The subject is complex, and several different definitions exist, which generally include the rational, skeptical, unbiased analysis, or evaluation of factual evidence.
Critical thinking is self-directed, self-disciplined, self-monitored, and self-corrective thinking.
Traditionally, critical thinking has been variously defined as follows: Contemporary critical thinking scholars have expanded these traditional definitions to include qualities, concepts, and processes such as creativity, imagination, discovery, reflection, empathy, connecting knowing, feminist theory, subjectivity, ambiguity, and inconclusiveness.
Some definitions of critical thinking exclude these subjective practices.
It presupposes assent to rigorous standards of excellence and mindful command of their use.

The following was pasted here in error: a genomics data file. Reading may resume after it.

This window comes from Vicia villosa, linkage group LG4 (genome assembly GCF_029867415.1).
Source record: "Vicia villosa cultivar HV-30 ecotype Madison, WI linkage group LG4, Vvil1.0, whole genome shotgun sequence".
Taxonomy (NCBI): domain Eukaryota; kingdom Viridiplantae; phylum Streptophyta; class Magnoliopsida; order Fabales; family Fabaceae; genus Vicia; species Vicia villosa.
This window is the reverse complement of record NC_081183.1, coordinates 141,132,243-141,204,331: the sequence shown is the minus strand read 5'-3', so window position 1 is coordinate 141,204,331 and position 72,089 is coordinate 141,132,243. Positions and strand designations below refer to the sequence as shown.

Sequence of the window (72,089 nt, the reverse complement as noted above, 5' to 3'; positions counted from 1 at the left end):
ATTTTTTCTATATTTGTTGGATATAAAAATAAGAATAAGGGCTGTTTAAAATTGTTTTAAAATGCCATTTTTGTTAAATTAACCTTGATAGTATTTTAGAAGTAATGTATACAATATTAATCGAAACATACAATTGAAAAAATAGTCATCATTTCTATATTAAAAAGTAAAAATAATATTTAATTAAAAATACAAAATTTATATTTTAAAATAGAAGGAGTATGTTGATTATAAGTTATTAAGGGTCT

It entails effective communication and problem-solving abilities as well as a commitment to overcome native egocentrism The earliest documentation of critical thinking are the teachings of Socrates recorded by Plato.The list of core critical thinking skills includes observation, interpretation, analysis, inference, evaluation, explanation, and metacognition.According to Reynolds (2011), an individual or group engaged in a strong way of critical thinking gives due consideration to establish for instance: In addition to possessing strong critical-thinking skills, one must be disposed to engage problems and decisions using those skills.He established the method of questioning beliefs, closely inspecting assumptions and relying on evidence and sound rationale.Plato recorded Socrates' teachings and carried on the tradition of critical thinking. Beyer (1995), critical thinking means making clear, reasoned judgments.But so is the ability to be flexible and consider non-traditional alternatives and perspectives.These complementary functions are what allow for critical thinking to be a practice encompassing imagination and intuition in cooperation with traditional modes of deductive inquiry.It followed a philosophy where the thinker was removed from the train of thought and the connections and the analysis of the connect was devoid of any bias of the thinker.Kerry Walters describes this ideology in his essay Beyond Logicism in Critical Thinking, "A logistic approach to critical thinking conveys the message to students that thinking is legitimate only when it conforms to the procedures of informal (and, to a lesser extent, formal) logic and that the good thinker necessarily aims for styles of examination and appraisal that are analytical, abstract, universal, and objective.In the ‘second wave’ of critical thinking, as defined by Kerry S. 1), many authors moved away from the logocentric mode of critical thinking that the ‘first wave’ privileged, especially in institutions of higher learning.Walters summarizes logicism as "the unwarranted assumption that good thinking is reducible to logical thinking".